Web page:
Food allergy is a disease of the 21st century. Did you know that the food may be the cause of gastrointestinal symptoms and multiple diseases?

Food was identified to have a significant impact on human health and well-being. Food allergy, or generally improper reaction of the immune system to food, is thought to be the disease of the 21st century. However, one should remember that food allergy manifestations are very diverse. In a typical IgE-dependent (type I, immediate) allergy, the body’s reaction to food is very fast and usually affects the skin and mucous membranes (rash, swelling, atopic dermatitis) and the digestive tract (diarrhea, abdominal pain, constipation). Diagnosis of type I -immediate allergy is based on skin tests and blood tests for IgE antibodies and should always be based on medical history.

The problem arises, however, when consumed food induces health problems and deteriorates well-being but evaluation of IgE – dependent allergy gives negative results. What’s more, the patient is unable to determine on his own which food is the cause of the problems.

Negative reactions to foods may appear after a few days after eating a meal.

This is because the latent (delayed) food hypersensitivity may be the cause of chronic health issues. This means that the time between the ingestion of allergenic food and the onset of symptoms is between 8 – 96 hours. E.g. food consumed on Monday may trigger the body’s adverse reaction on Wednesday or Thursday. Such significant delay in symptoms onset states that the patient is unable to identify sensitizing foods by himself. These types of reactions are sometimes colloquially referred to as food intolerance. However, this type of adverse reaction involves the synthesis of specific IgG and IgA antibodies against certain foods, being an allergy mechanistic model.


Gut and food allergy

It is estimated that in highly developed countries, latent food allergy affects up to 50% of people. The disorder is caused by damage of the intestinal barrier. The main function of gut barrier covers passing through the intestinal wall only well digested nutrients. At the same time, gut barrier is a kind of a filter, preventing the penetration of toxins, bacteria and other harmful antigens into the circulatory system. In a healthy person, the intestinal barrier protects against harmful antigens and simultaneously ensures proper nutrition. Unfortunately, the modern lifestyle and environmental pollution affect the gut barrier structure which was found to be “opening” through the damage and leading to the development of the leaky gut syndrome. Factors that were found to be contributors of the intestinal barrier include the following:

  • consumption of highly processed food
  • alcohol abuse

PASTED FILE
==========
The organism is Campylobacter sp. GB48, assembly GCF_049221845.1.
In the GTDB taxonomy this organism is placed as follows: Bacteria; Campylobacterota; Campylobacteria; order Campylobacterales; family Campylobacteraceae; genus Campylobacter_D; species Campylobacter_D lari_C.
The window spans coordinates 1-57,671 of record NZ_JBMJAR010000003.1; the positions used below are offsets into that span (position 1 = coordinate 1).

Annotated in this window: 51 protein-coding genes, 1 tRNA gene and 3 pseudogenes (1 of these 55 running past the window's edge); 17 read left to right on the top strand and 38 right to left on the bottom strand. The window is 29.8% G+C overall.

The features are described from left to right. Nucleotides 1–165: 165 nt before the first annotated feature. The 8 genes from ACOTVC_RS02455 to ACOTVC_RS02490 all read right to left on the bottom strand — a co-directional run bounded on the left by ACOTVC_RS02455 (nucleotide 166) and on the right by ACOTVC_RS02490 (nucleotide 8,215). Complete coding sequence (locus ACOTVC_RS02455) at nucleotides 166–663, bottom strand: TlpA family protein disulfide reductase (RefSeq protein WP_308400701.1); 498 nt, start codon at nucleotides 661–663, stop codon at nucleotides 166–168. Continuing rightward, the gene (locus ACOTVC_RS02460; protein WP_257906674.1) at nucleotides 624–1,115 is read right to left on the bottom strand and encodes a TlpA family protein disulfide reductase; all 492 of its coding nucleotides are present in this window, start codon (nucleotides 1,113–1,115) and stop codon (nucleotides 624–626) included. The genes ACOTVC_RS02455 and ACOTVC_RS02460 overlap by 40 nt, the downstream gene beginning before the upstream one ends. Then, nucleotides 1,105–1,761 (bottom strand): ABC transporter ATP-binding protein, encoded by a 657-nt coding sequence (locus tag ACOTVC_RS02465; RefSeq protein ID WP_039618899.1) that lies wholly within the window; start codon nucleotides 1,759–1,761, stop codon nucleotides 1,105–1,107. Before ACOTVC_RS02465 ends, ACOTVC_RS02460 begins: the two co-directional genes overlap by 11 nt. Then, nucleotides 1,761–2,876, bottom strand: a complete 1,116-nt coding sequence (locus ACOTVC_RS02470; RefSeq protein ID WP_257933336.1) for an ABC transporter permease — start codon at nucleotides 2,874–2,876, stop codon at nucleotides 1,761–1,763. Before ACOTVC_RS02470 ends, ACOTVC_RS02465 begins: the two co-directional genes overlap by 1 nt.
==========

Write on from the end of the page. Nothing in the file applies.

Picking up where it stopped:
• chronic psychological and physical stress (professional sport)
  • environmental toxins
  • genetic factors
  • perinatal factors (delivery and feeding types)
  • medications (non-steroidal anti-inflammatory drugs, antibiotics)
  • invasive treatment (radiotherapy, chemotherapy, immunosuppression, surgery)
  • associated diseases (celiac disease, autoimmune diseases and others)
  • previous bacterial and viral infections

The intestinal circulatory system is easily penetrated by undigested food particles, bacteria, fungi and toxins. Insufficiently digested foods activate the immune system protecting the body from potentially harmful antigens. In a person with intestinal barrier disruptions, the food is incorrectly recognized by GALT as a potentially harmful antigens. As inflammation develops and the formation of immune complexes takes place, the body is trying to eliminate food antigens from the body. However, this is impossible because the food is always present in the diet. Afterwards, continuous activation of GALT develops into a chronic form, affecting more distinct tissues and organs. Consequently, the disease is developing. The symptoms of the food hypersensitivity depend on the location of inflammation in the body


Latent food allergy may manifest as

  • digestive problems (abdominal pain, bloating, constipation, diarrhea, nausea, gastro-intestinal reflux)
  • metabolic syndrome (overweight / obesity, atherosclerosis, hypertension)
  • skin problems (atopic dermatitis, acne, psoriasis, idiopathic pruritus, urticaria)
  • mood disorders
  • chronic fatigue syndrome
  • depression
  • anaemia
  • elevated inflammation during the course of autoimmune diseases (inflammatory bowel disease, rheumatoid
  • rthritis, multiple sclerosis, ankylosing spondylitis, celiac disease and others)
  • autism spectrum disorders
  • ADHD (Attention deficit hyperactivity disorder)
  • neurological symptoms
  • migraines
  • idiopathic muscle and joint pain
  • other chronic ailments with aetiology difficult to establish


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